Absence of politics and terrorism is a duo that created zero-sum results on many fronts. During and before 2017, Egyptian society experienced stereotyping and monophonic perspectives in most fields of expression, such as the media and culture and arts, without understanding the importance of closing ranks in the face of threats. The single uniform voice that is ignorant of the nature of the battle stole from the benefits and importance of disagreeing. Creativity was marginalised under the pretext of superior interests and bad timing since the current phase does not allow for any disagreement. Everyone forgot that politics is the art of managing differences and diversity.

This condition dealt a strong blow to public services in the media and press to the benefit of unknown entities in a zero-sum game that aimed to eliminate them under the guise of creating bodies required by the constitution to manage and advance these institutions. What happened on the ground, however, is the polar opposite. Although public service institutions were in harmony with the monophonic voice, entities that are a blend between politics and interests of certain individuals and businessmen dominated the scene. Thus, the elements of the equation were all on the same side, resulting in a huge zero in terms of “results, impact, and domestic and overseas battles”. All the media, private and public, capable of making an impact and enlightening, or even entertaining, lost their power.

The same is true in cinema and the arts, which lost their balance and economic resources after the 25 January Revolution, and state support which made way for private production. In fact, organisers at the Cairo Film Festival this year could not find a single Egyptian entry to contest any of the prizes. Meanwhile, drama production collapsed and Egyptian channels chose to broadcast Turkish and Indian soap operas instead of Egyptian and Syrian productions that were impacted by the Arab Spring.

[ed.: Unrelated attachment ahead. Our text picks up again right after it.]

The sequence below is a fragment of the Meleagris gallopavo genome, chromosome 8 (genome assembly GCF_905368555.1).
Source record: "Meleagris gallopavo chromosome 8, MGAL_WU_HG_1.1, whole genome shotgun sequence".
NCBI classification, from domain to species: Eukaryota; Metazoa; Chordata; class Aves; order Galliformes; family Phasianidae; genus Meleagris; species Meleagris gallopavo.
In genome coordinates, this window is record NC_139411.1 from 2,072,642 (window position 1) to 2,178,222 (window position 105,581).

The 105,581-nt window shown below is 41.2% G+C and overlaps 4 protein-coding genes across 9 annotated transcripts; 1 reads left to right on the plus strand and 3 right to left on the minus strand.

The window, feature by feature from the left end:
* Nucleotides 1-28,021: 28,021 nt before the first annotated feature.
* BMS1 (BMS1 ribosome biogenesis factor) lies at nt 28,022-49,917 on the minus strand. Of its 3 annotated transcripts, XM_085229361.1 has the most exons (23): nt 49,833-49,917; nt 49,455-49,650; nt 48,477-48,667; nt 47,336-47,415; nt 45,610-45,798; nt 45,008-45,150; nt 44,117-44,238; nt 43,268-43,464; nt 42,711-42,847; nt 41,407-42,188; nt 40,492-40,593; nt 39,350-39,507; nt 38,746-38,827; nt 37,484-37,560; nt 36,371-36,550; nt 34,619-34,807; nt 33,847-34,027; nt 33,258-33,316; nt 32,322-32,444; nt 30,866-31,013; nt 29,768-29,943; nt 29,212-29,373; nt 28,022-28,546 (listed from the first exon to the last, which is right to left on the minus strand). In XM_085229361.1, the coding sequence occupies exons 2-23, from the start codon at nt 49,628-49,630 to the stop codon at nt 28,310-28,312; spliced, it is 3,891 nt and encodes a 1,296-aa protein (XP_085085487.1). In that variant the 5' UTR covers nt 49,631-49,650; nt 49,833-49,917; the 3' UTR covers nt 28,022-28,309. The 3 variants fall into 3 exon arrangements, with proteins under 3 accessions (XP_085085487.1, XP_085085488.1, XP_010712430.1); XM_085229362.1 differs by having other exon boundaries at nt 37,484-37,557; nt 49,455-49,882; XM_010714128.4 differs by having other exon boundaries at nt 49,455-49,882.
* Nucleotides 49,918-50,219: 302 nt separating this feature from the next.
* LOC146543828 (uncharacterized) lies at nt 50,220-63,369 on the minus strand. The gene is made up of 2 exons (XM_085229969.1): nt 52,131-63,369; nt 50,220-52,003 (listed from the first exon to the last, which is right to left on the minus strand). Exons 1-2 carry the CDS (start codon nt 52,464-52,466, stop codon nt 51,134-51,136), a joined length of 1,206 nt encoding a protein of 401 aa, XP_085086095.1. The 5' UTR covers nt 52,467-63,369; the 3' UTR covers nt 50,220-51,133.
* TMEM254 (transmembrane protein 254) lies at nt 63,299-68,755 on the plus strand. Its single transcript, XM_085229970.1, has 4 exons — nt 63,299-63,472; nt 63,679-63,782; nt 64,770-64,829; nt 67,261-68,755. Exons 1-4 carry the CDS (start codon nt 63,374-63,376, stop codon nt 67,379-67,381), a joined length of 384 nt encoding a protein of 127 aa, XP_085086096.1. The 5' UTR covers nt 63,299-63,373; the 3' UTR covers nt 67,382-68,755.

Despite winning a spot in the World Cup in Russia next year, the final scenes for Egyptian sports in 2017 were brutal elections at sports clubs and sports federations. The zero-sum game and fight for survival and obliterating the other dominated electoral and publicity campaigns. The electoral scene disintegrated into a moral cesspool, and a market where newspapers, television channels, magazines and websites promoted their biased positions. There was also unprecedented campaign spending of more than LE1 billion by businessmen to win seats on the boards of top sports clubs such as Ahly and Zamalek.

The Grand Renaissance Dam, floating the pound, the Tiran and Sanafir debacle, human rights, the performance of parliament and the cabinet, are all 2017 events that began before this year and are likely to continue next year, most notably because of the 2018 presidential race when they will be the centre of debate and platforms among candidates in a zero-sum game.

In conclusion, the domestic and foreign scenes in 2017 witnessed an existential battle and zero-sum formula on all issues, including arts and creativity. To change this bleak scene requires this formula to be shattered by returning to dialogue, common interests and understanding. Also, holding general joint interests above the interests of individual countries, peoples and regimes. Differences are enriching and necessary for society to progress, especially since challenges such as terrorism and economics need awareness not ignorance, and enlightenment and innovation rejuvenate religious, political and social discourse.

*This article was first published in Al-Ahram Weekly